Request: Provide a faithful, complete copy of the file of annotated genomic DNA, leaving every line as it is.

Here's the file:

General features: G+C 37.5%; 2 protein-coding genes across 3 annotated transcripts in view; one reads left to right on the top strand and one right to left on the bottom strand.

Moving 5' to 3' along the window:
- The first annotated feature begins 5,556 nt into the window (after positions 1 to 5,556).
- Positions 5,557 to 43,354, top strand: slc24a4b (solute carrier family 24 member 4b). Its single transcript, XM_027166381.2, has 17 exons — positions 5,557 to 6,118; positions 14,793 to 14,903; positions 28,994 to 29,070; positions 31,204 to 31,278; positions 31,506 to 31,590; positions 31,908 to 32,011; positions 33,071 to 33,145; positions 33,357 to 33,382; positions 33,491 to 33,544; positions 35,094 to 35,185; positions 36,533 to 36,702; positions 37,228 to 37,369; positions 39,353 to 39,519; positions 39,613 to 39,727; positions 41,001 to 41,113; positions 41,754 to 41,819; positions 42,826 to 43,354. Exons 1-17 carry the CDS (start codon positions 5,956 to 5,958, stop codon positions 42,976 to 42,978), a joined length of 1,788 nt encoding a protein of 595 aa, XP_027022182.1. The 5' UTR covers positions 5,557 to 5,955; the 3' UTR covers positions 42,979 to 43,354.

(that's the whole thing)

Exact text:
General features: G+C 37.5%; 2 protein-coding genes across 3 annotated transcripts in view; one reads left to right on the top strand and one right to left on the bottom strand.

Moving 5' to 3' along the window:
- The first annotated feature begins 5,556 nt into the window (after positions 1 to 5,556).
- Positions 5,557 to 43,354, top strand: slc24a4b (solute carrier family 24 member 4b). Its single transcript, XM_027166381.2, has 17 exons — positions 5,557 to 6,118; positions 14,793 to 14,903; positions 28,994 to 29,070; positions 31,204 to 31,278; positions 31,506 to 31,590; positions 31,908 to 32,011; positions 33,071 to 33,145; positions 33,357 to 33,382; positions 33,491 to 33,544; positions 35,094 to 35,185; positions 36,533 to 36,702; positions 37,228 to 37,369; positions 39,353 to 39,519; positions 39,613 to 39,727; positions 41,001 to 41,113; positions 41,754 to 41,819; positions 42,826 to 43,354. Exons 1-17 carry the CDS (start codon positions 5,956 to 5,958, stop codon positions 42,976 to 42,978), a joined length of 1,788 nt encoding a protein of 595 aa, XP_027022182.1. The 5' UTR covers positions 5,557 to 5,955; the 3' UTR covers positions 42,979 to 43,354.